Pedigree Dogs Exposed was a BBC One investigative documentary, produced by Jemima Harrison, which looked into health and welfare issues facing pedigree dogs in the United Kingdom.
The Kennel Club (KC), the governing body of pedigree dogs in the UK that runs the prestigious dog conformation show Crufts, was criticized for allowing breed standards, judging standards and breeding practices to compromise the health of pedigree dogs.
The programme generated much criticism of the Kennel Club. It also caused various sponsors and trade exhibitors to withdraw their participation from Crufts and other Kennel Club events. The BBC—which has broadcast Crufts for 42 years—withdrew its coverage of Crufts for 2009, and chose not to renew it for 2010.
The Kennel Club initially denied the filmmakers' assertion that many dogs suffer from diseases and stated that the vast majority of dog breeds are healthy. It also lodged a complaint with broadcasting regulator Ofcom, claiming unfair treatment and editing. Due to strong public opinion, it later rolled out new health plans and reviewed breed standards for every breed. Some breeders have condemned the Club for overreacting. Ofcom's final ruling upheld KC's complaints regarding the lack of a right of reply for some allegations made by the programme but dismissed complaints made in various other areas. The ruling also acknowledges that KC's geneticist Jeff Sampson's views were misrepresented but states that as a whole, the KC was not treated unfairly.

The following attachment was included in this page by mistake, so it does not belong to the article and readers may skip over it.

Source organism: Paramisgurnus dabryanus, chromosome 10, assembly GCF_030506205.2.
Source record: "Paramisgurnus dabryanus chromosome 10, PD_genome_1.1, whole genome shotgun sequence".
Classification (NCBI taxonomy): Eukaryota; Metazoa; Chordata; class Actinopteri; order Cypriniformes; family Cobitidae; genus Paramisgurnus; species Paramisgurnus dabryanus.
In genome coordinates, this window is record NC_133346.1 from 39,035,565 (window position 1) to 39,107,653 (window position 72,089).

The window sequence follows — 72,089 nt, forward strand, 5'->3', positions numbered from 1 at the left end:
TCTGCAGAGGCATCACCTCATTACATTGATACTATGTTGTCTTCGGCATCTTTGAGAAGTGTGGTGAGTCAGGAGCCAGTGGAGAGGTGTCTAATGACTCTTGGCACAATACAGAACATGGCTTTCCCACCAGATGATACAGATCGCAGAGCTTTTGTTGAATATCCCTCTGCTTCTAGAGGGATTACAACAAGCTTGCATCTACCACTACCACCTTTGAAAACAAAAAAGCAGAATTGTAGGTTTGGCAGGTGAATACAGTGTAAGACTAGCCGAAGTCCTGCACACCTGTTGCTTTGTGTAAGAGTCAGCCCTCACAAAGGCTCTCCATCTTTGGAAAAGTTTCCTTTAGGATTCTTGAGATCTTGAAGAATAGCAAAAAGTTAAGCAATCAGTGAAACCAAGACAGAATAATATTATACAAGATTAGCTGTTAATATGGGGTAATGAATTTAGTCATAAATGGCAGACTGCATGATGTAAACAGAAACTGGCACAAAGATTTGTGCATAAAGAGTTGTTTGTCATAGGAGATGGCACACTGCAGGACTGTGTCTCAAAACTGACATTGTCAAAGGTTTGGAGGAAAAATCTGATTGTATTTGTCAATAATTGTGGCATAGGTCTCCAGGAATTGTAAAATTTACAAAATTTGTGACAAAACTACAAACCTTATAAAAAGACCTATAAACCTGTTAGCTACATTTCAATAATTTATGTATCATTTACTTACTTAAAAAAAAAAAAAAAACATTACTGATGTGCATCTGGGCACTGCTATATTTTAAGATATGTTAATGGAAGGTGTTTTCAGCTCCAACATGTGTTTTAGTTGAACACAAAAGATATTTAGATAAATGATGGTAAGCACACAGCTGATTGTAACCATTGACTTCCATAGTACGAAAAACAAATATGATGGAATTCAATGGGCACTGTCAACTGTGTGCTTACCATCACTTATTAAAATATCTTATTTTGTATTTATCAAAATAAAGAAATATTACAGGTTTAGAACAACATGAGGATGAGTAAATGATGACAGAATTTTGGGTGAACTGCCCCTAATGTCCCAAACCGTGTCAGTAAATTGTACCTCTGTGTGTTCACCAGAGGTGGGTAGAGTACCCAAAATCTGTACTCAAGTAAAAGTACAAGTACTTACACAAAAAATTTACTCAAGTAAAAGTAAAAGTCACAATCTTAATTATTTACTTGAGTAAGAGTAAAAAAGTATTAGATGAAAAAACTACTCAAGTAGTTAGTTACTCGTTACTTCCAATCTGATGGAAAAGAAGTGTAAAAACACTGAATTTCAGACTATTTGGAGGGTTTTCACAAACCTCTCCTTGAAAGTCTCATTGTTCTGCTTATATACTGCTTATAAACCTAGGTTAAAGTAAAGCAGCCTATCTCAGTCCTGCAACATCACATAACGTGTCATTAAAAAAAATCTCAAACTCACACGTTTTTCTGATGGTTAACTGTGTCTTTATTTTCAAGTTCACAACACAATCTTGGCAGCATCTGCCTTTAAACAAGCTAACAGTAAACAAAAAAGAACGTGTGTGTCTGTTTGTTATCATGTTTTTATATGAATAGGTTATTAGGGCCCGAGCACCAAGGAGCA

Three separate health reports were commissioned as a result of the programme. Reports by the Royal Society for the Prevention of Cruelty to Animals, Associate Parliamentary Group for Animal Welfare and Sir Patrick Bateson (funded by the KC and Dogs Trust) concluded that current breeding practices are detrimental to the welfare of pedigree dogs and made various recommendations that can be taken by the Kennel Club and breeders to improve pedigree dog health.